Although I have a great many of their albums, I can’t say that I know their complete canon, but it didn’t matter as every song was a revelation, and all of them were having just so much fun. Peter has lost none of his venom, directing most of it tonight towards Donald Trump, and went through a series of different political t-shirts and dedicated certain songs to the indigenous people of both Australia and New Zealand. Of course, the hits were the ones that got the greatest reactions, and I was surprised when “Beds Are Burning” made an appearance during the set as I would have expected it to be a closer, or encore. At one point Rob came to the front of the stage with just a tom and cymbal, taking lead vocals on one song, and the band were quite happy to move to full acoustic, just coming back to rock with a bang when it was the right thing to do.
All too soon the gig ended, and with “Forgotten Years” the band left the stage. So, what would they come back with for an encore? What I certainly didn’t expect was for them to come back with a cover, and for Peter to have to read the lyrics from a sheet. But, in some ways it was the perfect song, “Counting The Beat”. It was a massive hit in the early Eighties for kiwi band The Swingers, on both sides of the ditch, and everyone in the audience knew the words even if the lead singer didn’t. They played the song, according to Garrett, because they had a kiwi in the band – but I do wonder just how many people there realised that Bones Hillman was originally in that band, and of course played on the original. Two more songs, including a stunning version of “Best of Both Worlds”, and that was it. Many of the crowd started to make a move, including the woman sat next to me who had flown down from New Plymouth just for the show. “Wasn’t it amazing?” she asked me, to which I replied “Yes, but I wouldn’t leave yet, the house lights haven’t gone on”. “Oh, there won’t be anything else” she replied, and I wonder just how far she got before the crowd reaction let her know that the guys were back, and it wasn’t quite time to go home. “Dreamworld” was the very final number, and to say that we were all satisfied is something of an understatement.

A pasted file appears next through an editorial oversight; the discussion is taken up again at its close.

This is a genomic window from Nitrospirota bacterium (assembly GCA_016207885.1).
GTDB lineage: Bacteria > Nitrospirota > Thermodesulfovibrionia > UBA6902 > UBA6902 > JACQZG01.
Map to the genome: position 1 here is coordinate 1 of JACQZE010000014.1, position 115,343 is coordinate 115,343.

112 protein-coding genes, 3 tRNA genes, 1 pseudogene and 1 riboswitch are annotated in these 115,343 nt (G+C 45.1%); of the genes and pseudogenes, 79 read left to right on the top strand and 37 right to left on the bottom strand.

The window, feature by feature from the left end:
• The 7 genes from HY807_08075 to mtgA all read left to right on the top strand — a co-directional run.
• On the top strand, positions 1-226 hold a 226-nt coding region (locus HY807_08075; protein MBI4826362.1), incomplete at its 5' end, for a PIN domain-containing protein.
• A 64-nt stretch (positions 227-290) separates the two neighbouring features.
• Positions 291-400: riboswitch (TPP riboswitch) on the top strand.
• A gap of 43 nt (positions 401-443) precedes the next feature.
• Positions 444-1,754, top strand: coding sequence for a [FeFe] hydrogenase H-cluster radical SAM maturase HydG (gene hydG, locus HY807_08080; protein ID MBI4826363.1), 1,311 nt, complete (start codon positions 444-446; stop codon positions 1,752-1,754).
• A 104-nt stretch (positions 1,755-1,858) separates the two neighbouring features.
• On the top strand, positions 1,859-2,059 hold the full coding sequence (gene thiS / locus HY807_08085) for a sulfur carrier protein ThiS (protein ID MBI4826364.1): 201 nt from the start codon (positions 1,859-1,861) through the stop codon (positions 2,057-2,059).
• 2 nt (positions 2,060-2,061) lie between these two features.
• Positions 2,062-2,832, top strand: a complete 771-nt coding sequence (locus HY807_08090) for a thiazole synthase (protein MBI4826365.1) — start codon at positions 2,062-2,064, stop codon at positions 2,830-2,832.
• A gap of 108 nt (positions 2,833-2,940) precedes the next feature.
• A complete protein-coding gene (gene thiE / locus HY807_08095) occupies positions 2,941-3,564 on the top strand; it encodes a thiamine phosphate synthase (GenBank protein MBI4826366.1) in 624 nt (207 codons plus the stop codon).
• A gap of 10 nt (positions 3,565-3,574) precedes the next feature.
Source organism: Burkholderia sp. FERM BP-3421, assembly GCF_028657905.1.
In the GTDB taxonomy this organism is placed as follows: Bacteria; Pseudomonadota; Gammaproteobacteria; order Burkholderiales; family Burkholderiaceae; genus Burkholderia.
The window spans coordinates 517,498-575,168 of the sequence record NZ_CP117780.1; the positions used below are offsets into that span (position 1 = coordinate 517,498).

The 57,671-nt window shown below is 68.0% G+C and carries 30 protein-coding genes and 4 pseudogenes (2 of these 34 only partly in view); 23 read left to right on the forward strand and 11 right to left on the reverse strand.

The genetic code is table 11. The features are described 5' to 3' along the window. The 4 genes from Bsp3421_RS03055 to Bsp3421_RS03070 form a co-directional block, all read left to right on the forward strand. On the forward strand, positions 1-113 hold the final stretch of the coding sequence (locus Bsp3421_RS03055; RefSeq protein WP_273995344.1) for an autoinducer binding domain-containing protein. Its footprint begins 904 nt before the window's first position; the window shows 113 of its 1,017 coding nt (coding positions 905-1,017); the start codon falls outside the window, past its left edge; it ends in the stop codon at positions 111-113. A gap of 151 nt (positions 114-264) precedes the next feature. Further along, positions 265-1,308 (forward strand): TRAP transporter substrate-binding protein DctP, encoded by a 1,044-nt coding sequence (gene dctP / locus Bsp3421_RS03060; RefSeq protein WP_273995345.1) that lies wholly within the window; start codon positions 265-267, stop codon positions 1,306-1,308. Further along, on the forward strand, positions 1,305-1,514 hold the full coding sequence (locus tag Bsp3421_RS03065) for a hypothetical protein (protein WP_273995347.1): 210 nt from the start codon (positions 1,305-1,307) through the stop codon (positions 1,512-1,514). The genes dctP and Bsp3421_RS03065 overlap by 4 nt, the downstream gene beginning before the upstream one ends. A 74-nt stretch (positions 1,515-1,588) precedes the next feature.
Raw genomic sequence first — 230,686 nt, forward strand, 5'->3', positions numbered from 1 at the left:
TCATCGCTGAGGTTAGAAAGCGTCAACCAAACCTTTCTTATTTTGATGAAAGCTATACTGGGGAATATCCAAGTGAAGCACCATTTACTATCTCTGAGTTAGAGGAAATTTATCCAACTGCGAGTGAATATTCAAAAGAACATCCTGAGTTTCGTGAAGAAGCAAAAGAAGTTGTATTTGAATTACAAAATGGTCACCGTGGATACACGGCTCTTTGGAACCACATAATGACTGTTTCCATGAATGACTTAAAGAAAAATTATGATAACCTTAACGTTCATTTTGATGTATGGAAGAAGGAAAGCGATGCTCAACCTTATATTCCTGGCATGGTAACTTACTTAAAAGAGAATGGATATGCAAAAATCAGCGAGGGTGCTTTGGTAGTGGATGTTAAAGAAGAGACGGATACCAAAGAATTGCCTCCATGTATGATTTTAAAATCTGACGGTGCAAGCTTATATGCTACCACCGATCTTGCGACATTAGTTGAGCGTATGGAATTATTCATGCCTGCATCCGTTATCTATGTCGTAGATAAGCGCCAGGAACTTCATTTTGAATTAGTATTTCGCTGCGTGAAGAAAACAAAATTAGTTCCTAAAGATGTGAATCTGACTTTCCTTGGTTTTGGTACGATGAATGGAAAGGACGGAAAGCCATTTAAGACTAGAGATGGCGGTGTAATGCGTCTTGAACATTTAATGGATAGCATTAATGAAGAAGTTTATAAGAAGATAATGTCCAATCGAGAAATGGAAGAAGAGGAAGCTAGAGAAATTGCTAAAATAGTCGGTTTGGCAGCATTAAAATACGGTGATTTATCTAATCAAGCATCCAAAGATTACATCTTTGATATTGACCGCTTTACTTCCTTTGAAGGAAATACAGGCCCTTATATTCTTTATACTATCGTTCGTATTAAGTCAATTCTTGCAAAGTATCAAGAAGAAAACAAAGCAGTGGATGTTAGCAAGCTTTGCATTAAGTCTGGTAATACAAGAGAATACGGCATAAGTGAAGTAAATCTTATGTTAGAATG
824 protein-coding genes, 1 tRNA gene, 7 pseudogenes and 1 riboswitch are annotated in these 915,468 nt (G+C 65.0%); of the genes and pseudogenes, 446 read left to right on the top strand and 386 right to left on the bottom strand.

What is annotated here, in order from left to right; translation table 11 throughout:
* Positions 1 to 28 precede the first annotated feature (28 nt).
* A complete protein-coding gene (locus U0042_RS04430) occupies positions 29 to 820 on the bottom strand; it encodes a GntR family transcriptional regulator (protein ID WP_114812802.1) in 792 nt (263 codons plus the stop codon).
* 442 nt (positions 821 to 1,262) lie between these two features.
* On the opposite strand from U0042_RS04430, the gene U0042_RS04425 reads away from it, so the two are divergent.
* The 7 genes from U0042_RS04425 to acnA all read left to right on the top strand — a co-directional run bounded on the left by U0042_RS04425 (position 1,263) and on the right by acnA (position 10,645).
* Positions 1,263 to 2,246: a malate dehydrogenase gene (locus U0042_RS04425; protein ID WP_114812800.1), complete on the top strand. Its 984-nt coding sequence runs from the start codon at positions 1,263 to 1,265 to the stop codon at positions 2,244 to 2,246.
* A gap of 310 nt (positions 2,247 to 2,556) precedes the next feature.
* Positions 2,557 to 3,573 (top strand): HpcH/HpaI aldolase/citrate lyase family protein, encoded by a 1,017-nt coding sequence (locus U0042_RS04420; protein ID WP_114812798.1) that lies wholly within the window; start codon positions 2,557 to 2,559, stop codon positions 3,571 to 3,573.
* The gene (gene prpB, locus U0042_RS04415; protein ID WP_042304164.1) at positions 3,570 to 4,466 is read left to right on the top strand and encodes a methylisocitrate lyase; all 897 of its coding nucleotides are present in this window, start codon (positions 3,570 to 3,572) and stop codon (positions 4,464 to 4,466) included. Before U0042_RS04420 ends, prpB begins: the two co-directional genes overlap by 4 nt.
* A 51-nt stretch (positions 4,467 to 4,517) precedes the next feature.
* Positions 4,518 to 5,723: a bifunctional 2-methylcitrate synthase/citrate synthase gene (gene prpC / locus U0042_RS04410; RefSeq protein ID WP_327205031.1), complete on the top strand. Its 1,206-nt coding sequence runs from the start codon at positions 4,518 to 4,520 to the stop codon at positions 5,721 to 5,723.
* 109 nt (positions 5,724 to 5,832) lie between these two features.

On the way home I reflected on the gigs I have attended this year, and concluded that 2017 may just be the very best year ever for me. I saw Steve Hackett in July, certainly one of the finest gigs I have ever attended, then in August was taken to a whole new level by Richard Thompson and a very special Fairport Convention. Then tonight I had just witnessed the finest Australian band I could imagine (no, AC/DC weren’t even in the same league), possibly the tightest unit I had ever come across. When it comes to shows, it very rarely compares to what I had seen tonight. I feel incredibly lucky to have seen the Oils, as I never thought I would have the opportunity, now I just hope I will be able to do so again…
Setlist: Redneck Wonderland, Read About It, Sometimes, Put Down That Weapon, Shakers and Movers, Shipyards of New Zealand, Sell My Soul, No Time for Games, My Country, When the Generals Talk, US Forces, Kosciusko, Only the Strong, Arctic World, Warakurna, The Dead Heart, Beds Are Burning, Blue Sky Mine, Forgotten Years
Encore: Counting the Beat (The Swingers cover), Power and the Passion, Best of Both Worlds
Encore 2: Dreamworld